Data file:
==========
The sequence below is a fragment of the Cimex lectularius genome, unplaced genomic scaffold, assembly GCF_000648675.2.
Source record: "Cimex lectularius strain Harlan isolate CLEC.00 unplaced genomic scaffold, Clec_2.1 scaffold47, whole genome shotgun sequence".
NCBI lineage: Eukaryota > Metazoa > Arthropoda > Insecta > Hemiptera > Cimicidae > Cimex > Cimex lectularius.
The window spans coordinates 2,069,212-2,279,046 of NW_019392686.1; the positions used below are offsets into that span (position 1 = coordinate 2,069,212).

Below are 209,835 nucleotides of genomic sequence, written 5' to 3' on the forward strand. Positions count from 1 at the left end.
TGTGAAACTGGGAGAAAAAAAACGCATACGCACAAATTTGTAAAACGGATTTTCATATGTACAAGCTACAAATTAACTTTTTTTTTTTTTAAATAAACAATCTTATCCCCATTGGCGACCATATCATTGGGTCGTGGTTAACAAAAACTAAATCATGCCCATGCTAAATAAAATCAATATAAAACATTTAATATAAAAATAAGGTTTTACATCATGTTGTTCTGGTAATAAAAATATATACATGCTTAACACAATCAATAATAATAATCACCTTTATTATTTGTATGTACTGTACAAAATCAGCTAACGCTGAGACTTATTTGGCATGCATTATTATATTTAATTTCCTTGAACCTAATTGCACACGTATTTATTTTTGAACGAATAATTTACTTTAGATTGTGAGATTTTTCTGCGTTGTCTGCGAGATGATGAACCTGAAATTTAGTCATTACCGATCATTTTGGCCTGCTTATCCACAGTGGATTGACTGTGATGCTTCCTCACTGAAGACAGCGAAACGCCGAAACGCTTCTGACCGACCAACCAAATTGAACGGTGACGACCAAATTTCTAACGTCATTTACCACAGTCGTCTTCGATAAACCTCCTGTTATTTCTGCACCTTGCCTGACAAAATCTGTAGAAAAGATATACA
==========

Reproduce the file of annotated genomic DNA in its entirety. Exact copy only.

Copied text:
The sequence below is a fragment of the Cimex lectularius genome, unplaced genomic scaffold, assembly GCF_000648675.2.
Source record: "Cimex lectularius strain Harlan isolate CLEC.00 unplaced genomic scaffold, Clec_2.1 scaffold47, whole genome shotgun sequence".
NCBI lineage: Eukaryota > Metazoa > Arthropoda > Insecta > Hemiptera > Cimicidae > Cimex > Cimex lectularius.
The window spans coordinates 2,069,212-2,279,046 of NW_019392686.1; the positions used below are offsets into that span (position 1 = coordinate 2,069,212).

Below are 209,835 nucleotides of genomic sequence, written 5' to 3' on the forward strand. Positions count from 1 at the left end.
TGTGAAACTGGGAGAAAAAAAACGCATACGCACAAATTTGTAAAACGGATTTTCATATGTACAAGCTACAAATTAACTTTTTTTTTTTTTAAATAAACAATCTTATCCCCATTGGCGACCATATCATTGGGTCGTGGTTAACAAAAACTAAATCATGCCCATGCTAAATAAAATCAATATAAAACATTTAATATAAAAATAAGGTTTTACATCATGTTGTTCTGGTAATAAAAATATATACATGCTTAACACAATCAATAATAATAATCACCTTTATTATTTGTATGTACTGTACAAAATCAGCTAACGCTGAGACTTATTTGGCATGCATTATTATATTTAATTTCCTTGAACCTAATTGCACACGTATTTATTTTTGAACGAATAATTTACTTTAGATTGTGAGATTTTTCTGCGTTGTCTGCGAGATGATGAACCTGAAATTTAGTCATTACCGATCATTTTGGCCTGCTTATCCACAGTGGATTGACTGTGATGCTTCCTCACTGAAGACAGCGAAACGCCGAAACGCTTCTGACCGACCAACCAAATTGAACGGTGACGACCAAATTTCTAACGTCATTTACCACAGTCGTCTTCGATAAACCTCCTGTTATTTCTGCACCTTGCCTGACAAAATCTGTAGAAAAGATATACA